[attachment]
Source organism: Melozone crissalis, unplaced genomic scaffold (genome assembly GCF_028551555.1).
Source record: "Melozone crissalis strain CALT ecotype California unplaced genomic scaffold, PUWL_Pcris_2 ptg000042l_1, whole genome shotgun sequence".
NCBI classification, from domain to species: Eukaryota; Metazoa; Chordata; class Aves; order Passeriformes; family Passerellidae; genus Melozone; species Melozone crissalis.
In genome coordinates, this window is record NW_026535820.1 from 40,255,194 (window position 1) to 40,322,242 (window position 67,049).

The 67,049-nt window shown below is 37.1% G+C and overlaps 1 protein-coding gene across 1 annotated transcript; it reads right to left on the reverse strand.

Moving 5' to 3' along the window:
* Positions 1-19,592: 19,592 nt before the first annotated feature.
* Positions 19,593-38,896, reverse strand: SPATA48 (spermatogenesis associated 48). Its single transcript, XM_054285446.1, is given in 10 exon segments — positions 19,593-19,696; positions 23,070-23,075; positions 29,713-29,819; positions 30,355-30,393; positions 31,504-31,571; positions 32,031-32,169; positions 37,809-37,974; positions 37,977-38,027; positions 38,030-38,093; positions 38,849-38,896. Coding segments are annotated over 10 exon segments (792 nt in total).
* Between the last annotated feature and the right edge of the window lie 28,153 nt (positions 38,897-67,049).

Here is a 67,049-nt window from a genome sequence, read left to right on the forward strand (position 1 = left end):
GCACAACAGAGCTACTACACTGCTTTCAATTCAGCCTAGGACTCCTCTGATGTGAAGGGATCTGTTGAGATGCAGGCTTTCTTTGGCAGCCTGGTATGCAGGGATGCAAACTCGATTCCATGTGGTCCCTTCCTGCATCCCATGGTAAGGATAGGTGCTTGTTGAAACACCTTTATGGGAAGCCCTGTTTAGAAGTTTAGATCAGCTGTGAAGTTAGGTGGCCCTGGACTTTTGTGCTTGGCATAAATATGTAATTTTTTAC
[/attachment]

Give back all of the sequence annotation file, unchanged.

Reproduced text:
Source organism: Melozone crissalis, unplaced genomic scaffold (genome assembly GCF_028551555.1).
Source record: "Melozone crissalis strain CALT ecotype California unplaced genomic scaffold, PUWL_Pcris_2 ptg000042l_1, whole genome shotgun sequence".
NCBI classification, from domain to species: Eukaryota; Metazoa; Chordata; class Aves; order Passeriformes; family Passerellidae; genus Melozone; species Melozone crissalis.
In genome coordinates, this window is record NW_026535820.1 from 40,255,194 (window position 1) to 40,322,242 (window position 67,049).

The 67,049-nt window shown below is 37.1% G+C and overlaps 1 protein-coding gene across 1 annotated transcript; it reads right to left on the reverse strand.

Moving 5' to 3' along the window:
* Positions 1-19,592: 19,592 nt before the first annotated feature.
* Positions 19,593-38,896, reverse strand: SPATA48 (spermatogenesis associated 48). Its single transcript, XM_054285446.1, is given in 10 exon segments — positions 19,593-19,696; positions 23,070-23,075; positions 29,713-29,819; positions 30,355-30,393; positions 31,504-31,571; positions 32,031-32,169; positions 37,809-37,974; positions 37,977-38,027; positions 38,030-38,093; positions 38,849-38,896. Coding segments are annotated over 10 exon segments (792 nt in total).
* Between the last annotated feature and the right edge of the window lie 28,153 nt (positions 38,897-67,049).

Here is a 67,049-nt window from a genome sequence, read left to right on the forward strand (position 1 = left end):
GCACAACAGAGCTACTACACTGCTTTCAATTCAGCCTAGGACTCCTCTGATGTGAAGGGATCTGTTGAGATGCAGGCTTTCTTTGGCAGCCTGGTATGCAGGGATGCAAACTCGATTCCATGTGGTCCCTTCCTGCATCCCATGGTAAGGATAGGTGCTTGTTGAAACACCTTTATGGGAAGCCCTGTTTAGAAGTTTAGATCAGCTGTGAAGTTAGGTGGCCCTGGACTTTTGTGCTTGGCATAAATATGTAATTTTTTAC